First of all, the elephant in the room is pink and naked. That's because the hook, the gimmick that accounts for the lion's share of buzz surrounding Daniel Léveillé Danse is that the performers dance in the buff. As much as all of us would like to pretend we went into the West Coast premiere of Crépuscule des Oceans (Twilight of the Oceans) wondering how Léveillé would translate his arcane, vaguely post-apocalyptic, and oh-so-very-French choreographer's manifesto into movement, the truth is that most audience members were first and foremost curious about the dingalings, derrieres, and poof-poofs.
The question of nudity—and what nudity, as a politically and psychologically loaded construct, added or subtracted from the medium—was the meta-issue hanging over every minute of this boldly conceived, well-executed performance. When the dancers (five men, two women—why the skewed ratio?) strode out for the first ensemble, clad in black leotards, you could almost hear the audience's puzzlement: “I thought they were going to be nude! Why aren't they? When are they going to take off their clothes?” Would the dancers disrobe before our very eyes? Surely not—that would seem too inelegant, too stripper-like, for a serious troupe such as this. Pony-maned Gaëtan Viau put the question to bed by leaving the stage and returning moments later in the milky-white altogether. A series of duets, trios, and ensembles followed, some dispatched nude, others clothed, some to the accompaniment of Beethoven sonatas, others punctuated only by the hard-working dancers' grunts, gasps, and syncopated footfalls.
Most Portlanders, I suspect, have been to Collins Beach, Bagby Hot Springs, and Common Ground Wellness Center enough times to not be scandalized by the sight of floppy bits, untoward crevices, and tattoos otherwise unknown to the light of day. Viewers in, say, Oklahoma or Georgia might be more likely to picket and rail and protesteth too much. Still, even for ostensibly enlightened Left Coasters, there were moments toward the performance's start that were apt to startle. During brazen lifts, liftees' buttcracks were unclefted, albeit briefly, for all to see. (“Like horses, they don't hide their anuses,” wrote the Village Voice's Deborah Jowitt of the same lifts in a New York performance.) Unabashed tableaux of heterogeneous full monties were unavoidably destined to bring out everyone's inner Byron Beck:Ooh la la, would you look at the size of that monster French-Canadian man-meat? OMG, are they all uncut? Is it just the lighting, or is that hot-tamale young'un sportin' some wood?
After awhile, the monkey-mind meta-monologue quiets, and the troupe begins to speak only of symbolism and poetry. A man and woman chase around one another in frantic circles; the man takes the woman's hand, and they dash off impetuously across the stage. Another man bounds up and knocks them crudely out of his way. In another passage, tall, curly-haired Emmanuel Proulx towers above the more diminutive Mathieu Campeau, who convinces Proulx to spin him around like a top, again and again. Some 20 minutes later, Campeau repeats this request of another dancer, and the move becomes a signature motif. Later, he struts and preens like a teenager posing in front of a mirror, trying to convince himself what a stud he is. Notably, the audience laughed in recognition at this vanitas; we were all there in front of the mirror, flexing biceps or batting eyelashes, striving to make Schwarzeneggers and Schiffers out of 19-year-old geeks and geekettes.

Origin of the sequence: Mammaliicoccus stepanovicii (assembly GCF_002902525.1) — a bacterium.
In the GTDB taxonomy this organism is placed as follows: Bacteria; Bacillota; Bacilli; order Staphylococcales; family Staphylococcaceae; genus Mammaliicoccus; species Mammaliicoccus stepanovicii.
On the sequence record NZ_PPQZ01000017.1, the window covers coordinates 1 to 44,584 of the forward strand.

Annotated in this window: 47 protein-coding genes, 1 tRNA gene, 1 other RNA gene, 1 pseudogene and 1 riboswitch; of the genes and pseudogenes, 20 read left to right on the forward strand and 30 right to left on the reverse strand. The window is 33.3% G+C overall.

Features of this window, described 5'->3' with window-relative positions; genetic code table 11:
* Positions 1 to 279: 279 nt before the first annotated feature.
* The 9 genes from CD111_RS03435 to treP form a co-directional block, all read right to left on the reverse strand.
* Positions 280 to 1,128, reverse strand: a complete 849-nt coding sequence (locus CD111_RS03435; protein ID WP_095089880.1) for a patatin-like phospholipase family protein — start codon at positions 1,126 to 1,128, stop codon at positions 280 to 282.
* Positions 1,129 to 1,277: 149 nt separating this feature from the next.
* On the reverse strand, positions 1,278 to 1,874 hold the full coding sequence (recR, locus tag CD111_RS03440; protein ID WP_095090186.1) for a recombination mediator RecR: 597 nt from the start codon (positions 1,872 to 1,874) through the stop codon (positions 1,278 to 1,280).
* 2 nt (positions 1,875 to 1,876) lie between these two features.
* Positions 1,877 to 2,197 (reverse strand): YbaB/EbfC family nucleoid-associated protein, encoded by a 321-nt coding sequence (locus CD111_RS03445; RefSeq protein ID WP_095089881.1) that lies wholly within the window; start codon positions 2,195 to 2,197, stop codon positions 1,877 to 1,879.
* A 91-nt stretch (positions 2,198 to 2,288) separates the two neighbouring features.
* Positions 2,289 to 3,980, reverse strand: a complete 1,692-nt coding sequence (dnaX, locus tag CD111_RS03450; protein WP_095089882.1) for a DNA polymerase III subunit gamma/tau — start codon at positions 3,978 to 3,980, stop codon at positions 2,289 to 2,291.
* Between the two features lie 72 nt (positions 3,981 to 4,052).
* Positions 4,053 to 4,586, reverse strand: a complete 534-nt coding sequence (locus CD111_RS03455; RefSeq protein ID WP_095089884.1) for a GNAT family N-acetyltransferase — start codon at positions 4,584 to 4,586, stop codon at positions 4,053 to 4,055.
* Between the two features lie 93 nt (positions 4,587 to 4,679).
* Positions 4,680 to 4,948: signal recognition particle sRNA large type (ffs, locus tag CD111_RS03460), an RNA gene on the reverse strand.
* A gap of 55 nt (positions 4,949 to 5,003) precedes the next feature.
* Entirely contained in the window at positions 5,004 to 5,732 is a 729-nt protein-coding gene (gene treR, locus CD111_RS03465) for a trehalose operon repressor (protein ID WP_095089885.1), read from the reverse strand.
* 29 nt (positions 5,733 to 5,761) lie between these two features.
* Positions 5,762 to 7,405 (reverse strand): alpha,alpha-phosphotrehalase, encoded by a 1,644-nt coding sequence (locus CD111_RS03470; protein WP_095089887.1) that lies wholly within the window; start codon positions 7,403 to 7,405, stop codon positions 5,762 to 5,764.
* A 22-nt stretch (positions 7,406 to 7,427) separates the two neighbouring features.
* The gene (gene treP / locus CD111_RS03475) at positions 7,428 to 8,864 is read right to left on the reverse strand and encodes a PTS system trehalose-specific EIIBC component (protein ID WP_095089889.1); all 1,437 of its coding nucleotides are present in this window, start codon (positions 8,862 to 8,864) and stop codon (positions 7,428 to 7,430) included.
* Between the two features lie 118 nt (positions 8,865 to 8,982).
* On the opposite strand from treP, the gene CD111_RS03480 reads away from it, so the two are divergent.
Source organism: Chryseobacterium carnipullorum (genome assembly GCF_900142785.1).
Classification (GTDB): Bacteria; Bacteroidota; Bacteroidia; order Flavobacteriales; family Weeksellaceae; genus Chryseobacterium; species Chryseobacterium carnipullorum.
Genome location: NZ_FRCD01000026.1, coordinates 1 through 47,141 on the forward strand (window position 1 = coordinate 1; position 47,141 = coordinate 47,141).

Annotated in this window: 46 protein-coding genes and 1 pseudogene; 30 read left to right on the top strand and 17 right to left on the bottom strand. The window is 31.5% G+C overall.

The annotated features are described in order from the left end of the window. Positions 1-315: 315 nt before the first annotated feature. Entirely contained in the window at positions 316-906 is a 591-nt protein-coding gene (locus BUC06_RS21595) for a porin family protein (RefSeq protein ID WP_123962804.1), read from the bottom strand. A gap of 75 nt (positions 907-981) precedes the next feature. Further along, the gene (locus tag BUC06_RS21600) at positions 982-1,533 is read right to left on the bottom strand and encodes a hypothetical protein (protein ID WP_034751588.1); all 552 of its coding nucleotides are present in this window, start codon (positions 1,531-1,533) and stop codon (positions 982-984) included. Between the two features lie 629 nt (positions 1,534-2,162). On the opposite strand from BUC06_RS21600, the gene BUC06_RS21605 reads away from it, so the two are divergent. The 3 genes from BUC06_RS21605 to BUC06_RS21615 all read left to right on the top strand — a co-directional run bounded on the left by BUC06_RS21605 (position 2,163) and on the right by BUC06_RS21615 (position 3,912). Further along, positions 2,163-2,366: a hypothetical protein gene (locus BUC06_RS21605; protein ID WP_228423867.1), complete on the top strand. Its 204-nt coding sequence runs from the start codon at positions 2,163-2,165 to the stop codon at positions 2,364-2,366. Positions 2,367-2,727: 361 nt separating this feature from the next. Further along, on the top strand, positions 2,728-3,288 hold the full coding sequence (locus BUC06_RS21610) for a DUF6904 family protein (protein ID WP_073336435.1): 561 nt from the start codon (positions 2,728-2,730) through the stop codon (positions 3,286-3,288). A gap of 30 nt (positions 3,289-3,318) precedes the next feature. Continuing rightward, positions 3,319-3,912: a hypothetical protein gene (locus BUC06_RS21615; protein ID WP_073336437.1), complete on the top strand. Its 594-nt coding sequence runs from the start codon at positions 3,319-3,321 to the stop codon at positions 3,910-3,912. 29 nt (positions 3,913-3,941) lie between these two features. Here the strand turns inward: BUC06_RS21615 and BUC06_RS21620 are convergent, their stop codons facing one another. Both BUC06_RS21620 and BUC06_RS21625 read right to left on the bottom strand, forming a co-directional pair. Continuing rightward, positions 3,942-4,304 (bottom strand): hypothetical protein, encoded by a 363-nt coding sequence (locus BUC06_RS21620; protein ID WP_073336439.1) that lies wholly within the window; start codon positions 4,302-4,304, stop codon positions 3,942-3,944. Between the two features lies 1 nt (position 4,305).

In these vignettes we are seeing human dynamics made motion: relationships, neuroses, mentorship, competition, obsession, narcissism, and identity-building. The tempestuous impudence of Beethoven's music is a perfect accompaniment. Technically, the dancers were not always as synchronized as they should have been, but in a sense this was in keeping with the gritty organicism of their exertions. And what exertions they were: movements that quoted from gymnastics, calesthenics, kickboxing, sumo wrestling, and swimming. When the dancers dropped cold from standing position to a cross-legged Indian style on the floor, you felt for their tailbones and spines. To witness a human body, clothed or otherwise, subjected to these athleticisms is to study our capacity for punishment, not pleasure. A dash of lyricism amidst the choppy thrashings would have provided a welcome counterpoint and thrown Mr. Léveillé's dystopic vision into higher relief. It is useful to think of The Road (Cormac McCarthy's novel, not John Hillcoat's new film), whose unremitting bleakness is offset in its final paragraph by a romantic invocation of brook trout wimpling through mountain streams and glens “where all things were older than man.” Sometimes the hint of melody transfigures rhythm and turns Sturm und Drang into poignant, naked poetry.
Daniel Léveillé Danse performs at the Leftbank Annex, 101 N Weidler St., 245-1600. All shows sold out except 2 pm Sunday matinee, Dec. 6. $26, $16 students. For tickets 1-800-745-3000 or visit whitebird.org.
Photos of the Wednesday, Dec. 2 performance of Daniel Léveillé Danse's Crépuscule des Oceans by Chris Roesing/White Bird.